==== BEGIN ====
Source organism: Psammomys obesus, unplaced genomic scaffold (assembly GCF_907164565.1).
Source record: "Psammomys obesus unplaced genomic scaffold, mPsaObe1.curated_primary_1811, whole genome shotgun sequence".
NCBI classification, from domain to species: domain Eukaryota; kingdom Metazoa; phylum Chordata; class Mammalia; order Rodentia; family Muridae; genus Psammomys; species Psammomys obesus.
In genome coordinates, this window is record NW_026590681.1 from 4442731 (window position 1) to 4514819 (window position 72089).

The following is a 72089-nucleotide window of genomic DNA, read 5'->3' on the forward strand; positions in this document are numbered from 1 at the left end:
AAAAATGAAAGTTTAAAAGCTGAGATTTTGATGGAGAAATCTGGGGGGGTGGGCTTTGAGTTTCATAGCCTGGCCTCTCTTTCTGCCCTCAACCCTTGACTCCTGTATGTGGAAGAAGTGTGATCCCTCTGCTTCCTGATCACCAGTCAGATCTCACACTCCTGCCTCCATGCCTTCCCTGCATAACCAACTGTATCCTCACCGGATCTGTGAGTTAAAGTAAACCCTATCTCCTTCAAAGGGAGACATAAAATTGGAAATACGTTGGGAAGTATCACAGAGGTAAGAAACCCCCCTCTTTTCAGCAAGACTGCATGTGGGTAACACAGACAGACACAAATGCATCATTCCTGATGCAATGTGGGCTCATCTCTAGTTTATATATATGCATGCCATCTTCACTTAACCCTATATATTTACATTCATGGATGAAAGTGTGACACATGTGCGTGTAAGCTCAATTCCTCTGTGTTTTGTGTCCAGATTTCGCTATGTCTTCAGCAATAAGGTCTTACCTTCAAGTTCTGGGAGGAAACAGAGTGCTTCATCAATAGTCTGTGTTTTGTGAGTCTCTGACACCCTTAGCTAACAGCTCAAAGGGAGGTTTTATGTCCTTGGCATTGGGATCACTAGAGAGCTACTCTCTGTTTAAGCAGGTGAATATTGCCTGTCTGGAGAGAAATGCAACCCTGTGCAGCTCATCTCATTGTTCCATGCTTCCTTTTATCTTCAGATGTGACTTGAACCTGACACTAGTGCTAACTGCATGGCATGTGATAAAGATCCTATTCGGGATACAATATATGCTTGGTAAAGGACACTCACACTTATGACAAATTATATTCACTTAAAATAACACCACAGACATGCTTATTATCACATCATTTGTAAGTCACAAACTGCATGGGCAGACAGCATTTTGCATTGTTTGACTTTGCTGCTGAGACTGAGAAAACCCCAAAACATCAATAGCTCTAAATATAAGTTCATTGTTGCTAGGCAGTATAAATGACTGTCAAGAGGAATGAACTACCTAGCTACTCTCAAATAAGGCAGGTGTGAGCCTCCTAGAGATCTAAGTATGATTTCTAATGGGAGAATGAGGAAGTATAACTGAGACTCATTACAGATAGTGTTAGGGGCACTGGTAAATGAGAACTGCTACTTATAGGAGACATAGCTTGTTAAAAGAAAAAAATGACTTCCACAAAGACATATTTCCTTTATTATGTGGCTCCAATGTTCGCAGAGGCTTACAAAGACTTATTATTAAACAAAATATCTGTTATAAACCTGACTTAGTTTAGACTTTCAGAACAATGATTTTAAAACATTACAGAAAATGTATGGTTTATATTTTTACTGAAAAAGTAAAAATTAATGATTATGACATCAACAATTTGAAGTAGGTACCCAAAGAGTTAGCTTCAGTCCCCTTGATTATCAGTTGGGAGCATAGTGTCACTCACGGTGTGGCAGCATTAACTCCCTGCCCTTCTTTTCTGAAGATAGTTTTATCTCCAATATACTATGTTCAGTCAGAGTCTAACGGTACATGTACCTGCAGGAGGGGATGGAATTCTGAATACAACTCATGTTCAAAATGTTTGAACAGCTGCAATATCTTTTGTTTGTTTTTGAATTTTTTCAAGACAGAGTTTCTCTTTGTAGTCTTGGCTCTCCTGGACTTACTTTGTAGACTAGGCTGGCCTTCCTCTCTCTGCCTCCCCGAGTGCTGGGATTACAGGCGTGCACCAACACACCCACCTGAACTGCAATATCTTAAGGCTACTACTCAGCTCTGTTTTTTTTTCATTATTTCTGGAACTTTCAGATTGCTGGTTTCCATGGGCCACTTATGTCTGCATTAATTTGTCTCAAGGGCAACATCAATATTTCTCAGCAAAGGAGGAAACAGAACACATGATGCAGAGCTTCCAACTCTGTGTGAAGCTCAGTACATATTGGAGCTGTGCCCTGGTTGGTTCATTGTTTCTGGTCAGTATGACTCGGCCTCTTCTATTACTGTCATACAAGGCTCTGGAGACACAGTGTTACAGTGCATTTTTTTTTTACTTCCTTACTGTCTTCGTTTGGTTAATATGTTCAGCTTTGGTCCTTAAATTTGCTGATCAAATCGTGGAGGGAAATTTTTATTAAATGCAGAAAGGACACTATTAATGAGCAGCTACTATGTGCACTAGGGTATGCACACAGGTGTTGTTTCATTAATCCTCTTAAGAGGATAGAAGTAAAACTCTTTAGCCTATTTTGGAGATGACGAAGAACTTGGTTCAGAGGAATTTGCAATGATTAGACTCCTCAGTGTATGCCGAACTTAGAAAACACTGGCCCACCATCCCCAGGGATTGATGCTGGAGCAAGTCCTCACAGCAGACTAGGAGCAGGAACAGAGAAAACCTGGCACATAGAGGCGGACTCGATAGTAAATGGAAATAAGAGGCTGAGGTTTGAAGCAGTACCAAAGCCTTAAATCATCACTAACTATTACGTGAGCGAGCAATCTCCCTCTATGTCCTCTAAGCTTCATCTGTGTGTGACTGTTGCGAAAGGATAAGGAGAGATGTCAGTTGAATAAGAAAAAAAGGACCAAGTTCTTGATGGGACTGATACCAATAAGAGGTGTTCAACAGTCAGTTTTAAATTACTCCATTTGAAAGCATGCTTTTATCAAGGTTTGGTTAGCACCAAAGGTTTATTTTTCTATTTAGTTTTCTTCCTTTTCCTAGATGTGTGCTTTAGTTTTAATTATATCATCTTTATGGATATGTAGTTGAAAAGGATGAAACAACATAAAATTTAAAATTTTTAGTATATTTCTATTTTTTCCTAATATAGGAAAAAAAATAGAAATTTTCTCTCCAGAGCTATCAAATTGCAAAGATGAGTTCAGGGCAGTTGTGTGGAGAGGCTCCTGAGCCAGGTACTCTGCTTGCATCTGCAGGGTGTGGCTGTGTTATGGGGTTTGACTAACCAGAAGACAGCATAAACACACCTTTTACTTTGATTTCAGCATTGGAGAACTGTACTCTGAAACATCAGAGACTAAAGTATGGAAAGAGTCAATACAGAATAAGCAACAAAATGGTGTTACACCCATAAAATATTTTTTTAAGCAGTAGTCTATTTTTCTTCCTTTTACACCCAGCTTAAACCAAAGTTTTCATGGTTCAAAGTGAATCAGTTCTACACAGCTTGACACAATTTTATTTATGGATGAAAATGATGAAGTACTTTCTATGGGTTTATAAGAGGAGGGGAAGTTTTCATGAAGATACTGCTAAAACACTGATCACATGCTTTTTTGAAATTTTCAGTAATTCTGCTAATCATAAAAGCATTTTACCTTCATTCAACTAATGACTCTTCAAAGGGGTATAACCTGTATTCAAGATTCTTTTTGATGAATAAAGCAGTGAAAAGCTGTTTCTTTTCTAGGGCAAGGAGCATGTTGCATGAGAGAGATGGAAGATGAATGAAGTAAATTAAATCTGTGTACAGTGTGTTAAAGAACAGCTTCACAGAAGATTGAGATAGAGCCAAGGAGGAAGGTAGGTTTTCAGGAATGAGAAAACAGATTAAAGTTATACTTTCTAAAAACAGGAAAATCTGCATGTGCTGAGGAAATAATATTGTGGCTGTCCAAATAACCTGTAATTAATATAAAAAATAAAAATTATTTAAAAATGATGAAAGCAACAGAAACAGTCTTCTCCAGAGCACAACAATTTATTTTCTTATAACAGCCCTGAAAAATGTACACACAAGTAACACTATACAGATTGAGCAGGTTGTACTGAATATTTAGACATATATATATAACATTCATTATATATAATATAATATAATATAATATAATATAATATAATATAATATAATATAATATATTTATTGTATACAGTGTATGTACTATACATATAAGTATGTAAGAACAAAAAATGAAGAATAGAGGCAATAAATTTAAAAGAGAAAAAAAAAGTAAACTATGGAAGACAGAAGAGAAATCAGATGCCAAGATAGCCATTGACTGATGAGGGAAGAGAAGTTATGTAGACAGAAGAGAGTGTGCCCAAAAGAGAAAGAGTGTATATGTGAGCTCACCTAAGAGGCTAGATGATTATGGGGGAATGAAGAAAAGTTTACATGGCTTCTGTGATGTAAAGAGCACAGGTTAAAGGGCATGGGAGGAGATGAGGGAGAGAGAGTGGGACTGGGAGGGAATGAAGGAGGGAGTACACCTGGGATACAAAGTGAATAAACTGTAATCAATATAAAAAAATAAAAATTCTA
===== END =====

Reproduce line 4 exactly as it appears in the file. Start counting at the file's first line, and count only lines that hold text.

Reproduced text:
In genome coordinates, this window is record NW_026590681.1 from 4442731 (window position 1) to 4514819 (window position 72089).